Last week, the central government participated in a two-day session focused on interculturality. We were led by Fr. Peter Claver SVD, a native of Ghana and the Provincial of his mother province in Germany, with over 200 members—nearly half of whom originate from various countries. As a community of eleven Oblates from eleven different nationalities, we understand the importance of fostering interculturality within our group.

The session emphasized that interculturality is an ongoing process filled with challenges and opportunities. There needed to be more than a single session. It’s easy to bring people from different cultures together and build respect and tolerance (multiculturality). It is also easy to find harmony by focusing on the similarities between our cultures and valuing them while steering clear of our differences (transculturality). Although this is a complex topic to unpack briefly, I believe that in religious life, we are called to be communities engaged in missionary communion. Our challenge lies in embracing interculturality, where we acknowledge our differences and commonalities in order to collectively bring about “something new” inspired by the Holy Spirit. In doing so, we enhance our humanity without jeopardizing our identities by remaining open to the novel realities we construct together. This new reality, of course, doesn’t materialize out of thin air; it must be deeply rooted in the context in which it develops.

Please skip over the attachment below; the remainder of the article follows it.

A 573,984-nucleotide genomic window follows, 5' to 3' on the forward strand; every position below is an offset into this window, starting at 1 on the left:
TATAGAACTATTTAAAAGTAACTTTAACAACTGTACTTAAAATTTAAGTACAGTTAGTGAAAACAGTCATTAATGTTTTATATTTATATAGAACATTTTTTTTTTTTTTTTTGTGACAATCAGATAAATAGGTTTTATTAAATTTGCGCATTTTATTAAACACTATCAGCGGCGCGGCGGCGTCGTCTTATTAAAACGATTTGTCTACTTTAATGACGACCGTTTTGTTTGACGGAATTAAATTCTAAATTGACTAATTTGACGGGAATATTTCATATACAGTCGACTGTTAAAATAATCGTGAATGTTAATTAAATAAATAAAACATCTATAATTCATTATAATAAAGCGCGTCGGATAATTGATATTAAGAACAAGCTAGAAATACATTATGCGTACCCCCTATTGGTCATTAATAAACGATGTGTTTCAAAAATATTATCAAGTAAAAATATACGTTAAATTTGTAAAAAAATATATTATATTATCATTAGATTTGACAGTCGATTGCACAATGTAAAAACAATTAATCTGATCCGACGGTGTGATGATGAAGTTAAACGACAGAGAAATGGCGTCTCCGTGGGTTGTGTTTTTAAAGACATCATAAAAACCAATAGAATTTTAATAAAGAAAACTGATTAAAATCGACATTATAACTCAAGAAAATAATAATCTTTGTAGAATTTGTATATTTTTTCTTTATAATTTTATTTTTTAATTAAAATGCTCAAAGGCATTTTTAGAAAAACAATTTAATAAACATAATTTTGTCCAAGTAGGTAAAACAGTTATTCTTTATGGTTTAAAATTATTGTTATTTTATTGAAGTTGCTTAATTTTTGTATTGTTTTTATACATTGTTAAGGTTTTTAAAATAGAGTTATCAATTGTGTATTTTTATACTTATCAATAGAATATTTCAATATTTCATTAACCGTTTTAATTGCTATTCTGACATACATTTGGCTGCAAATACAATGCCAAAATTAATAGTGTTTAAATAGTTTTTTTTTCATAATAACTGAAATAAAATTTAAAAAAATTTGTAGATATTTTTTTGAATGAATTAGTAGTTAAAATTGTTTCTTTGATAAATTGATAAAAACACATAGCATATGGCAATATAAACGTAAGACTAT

In today’s world, migratory movements create many situations where different cultures meet with unprecedented speed. This can threaten coexistence and even lead to a loss of identity. Technology often bypasses natural processes to communicate. By actively committing to interculturality in our communities, we could serve as a beacon of evangelical prophecy to our world. To do this, we can think about the insights from numbers 17 and 19.1 of the document “Pilgrims of Hope in Communion” from the last General Chapter. Even though our first formation is already immersed in this dynamic, there is still much more we can do. This call to action extends beyond those in first formation—it is for all of us, not just those living abroad.

Do we possess the courage to navigate the paths of interculturality?

General Superior